- Legumes are inexpensive and can be tossed into salads, soups, and pasta
- Legumes are a great source of plant-based protein
- Legumes are high in fiber, vitamin B, magnesium, iron, copper, zinc, and phosphorus
- They may help people with type II diabetes control blood sugars
- They are high in dietary fiber, which bothers some peoples’ stomachs
- They can sometimes interfere with the absorption of vitamins like vitamin D, B12, and E
Bottom Line: Because of their ample health benefits, legumes should be included in everyone’s diet.
3. Dark Chocolate
Pure dark chocolate, not chocolate milkshakes or chocolate bars, is rich in flavonoids. These nutrients can reduce insulin resistance, lower insulin levels and fasting blood sugars, and improve insulin sensitivity. However, it’s important to remember that not all chocolate is created equal, so you must opt for dark chocolate that doesn’t contain added sugar. Along with potentially improving several aspects of diabetes, flavonoids may lower stroke risk and blood pressure and reduce your chance of heart attack.
- Dark chocolate is an excellent treat for those who have a sweet tooth
- Dark chocolate has also been linked to boosting moods
- It contains several antioxidants
- Dark chocolate can be higher in calories, so it should be enjoyed in moderation
- If excessively consumed, dark chocolate can raise caffeine levels in the blood
Bottom Line: Move over, ice cream! A few squares of dark chocolate are a much better option for your evening snack, as it contains antioxidants and flavonoids.
Despite being calorie-dense, nuts are considered a powerful superfood for people with and without diabetes. Nuts like walnuts, pistachios, almonds, and peanuts are suitable choices for people with diabetes. They are a source of protein, will keep blood sugars controlled, can aid in managing a healthy weight, and can reduce the risk of heart disease.
- Easy, grab-and-go snack
- High in healthy fats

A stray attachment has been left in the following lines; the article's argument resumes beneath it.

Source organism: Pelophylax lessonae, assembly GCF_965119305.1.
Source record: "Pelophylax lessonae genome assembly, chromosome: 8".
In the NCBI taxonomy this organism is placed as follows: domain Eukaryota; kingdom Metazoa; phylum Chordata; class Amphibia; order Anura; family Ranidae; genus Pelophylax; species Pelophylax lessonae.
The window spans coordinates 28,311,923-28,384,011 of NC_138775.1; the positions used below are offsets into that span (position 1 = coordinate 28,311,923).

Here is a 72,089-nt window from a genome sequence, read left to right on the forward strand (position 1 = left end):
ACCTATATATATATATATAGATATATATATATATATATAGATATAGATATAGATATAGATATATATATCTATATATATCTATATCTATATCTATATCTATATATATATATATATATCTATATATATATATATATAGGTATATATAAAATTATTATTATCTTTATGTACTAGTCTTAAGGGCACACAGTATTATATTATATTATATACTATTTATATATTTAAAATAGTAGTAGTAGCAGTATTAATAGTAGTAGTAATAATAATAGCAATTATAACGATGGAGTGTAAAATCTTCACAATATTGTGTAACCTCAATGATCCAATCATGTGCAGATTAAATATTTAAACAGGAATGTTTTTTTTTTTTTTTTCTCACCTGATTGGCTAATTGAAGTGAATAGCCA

- Can keep blood sugars stable
- Source of protein, so you’ll feel full after snacking on a handful
- It may lower blood pressure
- Nuts can be expensive
- Some nuts are high in sodium, which is not healthy
- Nuts are calorie-dense, so they should be enjoyed in moderation
Bottom Line: Like dark chocolate, nuts should be consumed in moderation. But they should always be considered excellent snacks as they are high in protein and nutrients that can benefit your body.
For those with diabetes, broccoli is a real hero. It is part of the cruciferous vegetable family with kale and cauliflower and also contains a unique compound known as sulforaphane. This compound has anti-inflammatory powers that protect blood vessels from damage and improve blood sugar. For people with diabetes, heart disease is a real risk, so it’s great that broccoli adds some protection.
- Broccoli is known to support hormones and aid in blood sugar control
- Has anti-inflammatory properties
- It can be steamed, baked, roasted, or boiled
- Broccoli can be served as a side or tossed into soups, plates of pasta and even salads
- Rich in many vitamins, nutrients, and minerals
- Broccoli is an acquired taste
- It can cause bloating and gastrointestinal distress in some people
Bottom Line: Even though it isn’t one of the tastiest vegetables, broccoli can help stabilize blood sugars and support hormones.
Even though avocados don’t impact one’s blood sugar, they are high in fiber and low in carbs, making them a great option, as most high-fiber foods aren’t suitable for people with diabetes. The beautiful green fruit (yes, fruit) is an excellent source of vitamins B6, E, C, and K, folate, magnesium, potassium, healthy fats, and more. Regarding fats, avocados contain beta-carotene, omega-3 fatty acids, and lutein. Avocados can keep you feeling fuller for longer and make an easy addition to almost any meal.
- Great source of omega-3 fatty acids and other essential fats and vitamins
- High in fiber
- Avocados are delicious